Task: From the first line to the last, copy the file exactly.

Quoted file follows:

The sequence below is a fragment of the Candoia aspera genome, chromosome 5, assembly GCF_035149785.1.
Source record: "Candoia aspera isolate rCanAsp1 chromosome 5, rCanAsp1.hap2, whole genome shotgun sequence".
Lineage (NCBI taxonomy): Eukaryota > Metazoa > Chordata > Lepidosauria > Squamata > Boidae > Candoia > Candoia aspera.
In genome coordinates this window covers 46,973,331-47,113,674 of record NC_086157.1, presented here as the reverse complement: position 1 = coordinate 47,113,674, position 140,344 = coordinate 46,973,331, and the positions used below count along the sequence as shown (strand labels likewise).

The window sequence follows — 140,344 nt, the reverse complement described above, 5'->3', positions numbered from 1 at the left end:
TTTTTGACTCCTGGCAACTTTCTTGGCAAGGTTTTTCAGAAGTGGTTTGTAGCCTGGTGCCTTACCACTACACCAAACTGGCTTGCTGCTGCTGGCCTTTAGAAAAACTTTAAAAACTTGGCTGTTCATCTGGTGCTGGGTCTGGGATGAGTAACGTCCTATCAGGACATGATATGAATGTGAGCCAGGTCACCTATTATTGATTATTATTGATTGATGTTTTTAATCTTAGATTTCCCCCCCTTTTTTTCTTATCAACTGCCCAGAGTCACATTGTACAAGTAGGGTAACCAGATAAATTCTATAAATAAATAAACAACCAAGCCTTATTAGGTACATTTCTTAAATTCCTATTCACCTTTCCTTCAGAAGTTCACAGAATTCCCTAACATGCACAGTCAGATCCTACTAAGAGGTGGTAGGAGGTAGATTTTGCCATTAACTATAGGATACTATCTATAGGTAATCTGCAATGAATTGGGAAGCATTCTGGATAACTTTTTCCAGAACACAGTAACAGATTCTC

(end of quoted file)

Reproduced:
The sequence below is a fragment of the Candoia aspera genome, chromosome 5, assembly GCF_035149785.1.
Source record: "Candoia aspera isolate rCanAsp1 chromosome 5, rCanAsp1.hap2, whole genome shotgun sequence".
Lineage (NCBI taxonomy): Eukaryota > Metazoa > Chordata > Lepidosauria > Squamata > Boidae > Candoia > Candoia aspera.
In genome coordinates this window covers 46,973,331-47,113,674 of record NC_086157.1, presented here as the reverse complement: position 1 = coordinate 47,113,674, position 140,344 = coordinate 46,973,331, and the positions used below count along the sequence as shown (strand labels likewise).

The window sequence follows — 140,344 nt, the reverse complement described above, 5'->3', positions numbered from 1 at the left end:
TTTTTGACTCCTGGCAACTTTCTTGGCAAGGTTTTTCAGAAGTGGTTTGTAGCCTGGTGCCTTACCACTACACCAAACTGGCTTGCTGCTGCTGGCCTTTAGAAAAACTTTAAAAACTTGGCTGTTCATCTGGTGCTGGGTCTGGGATGAGTAACGTCCTATCAGGACATGATATGAATGTGAGCCAGGTCACCTATTATTGATTATTATTGATTGATGTTTTTAATCTTAGATTTCCCCCCCTTTTTTTCTTATCAACTGCCCAGAGTCACATTGTACAAGTAGGGTAACCAGATAAATTCTATAAATAAATAAACAACCAAGCCTTATTAGGTACATTTCTTAAATTCCTATTCACCTTTCCTTCAGAAGTTCACAGAATTCCCTAACATGCACAGTCAGATCCTACTAAGAGGTGGTAGGAGGTAGATTTTGCCATTAACTATAGGATACTATCTATAGGTAATCTGCAATGAATTGGGAAGCATTCTGGATAACTTTTTCCAGAACACAGTAACAGATTCTC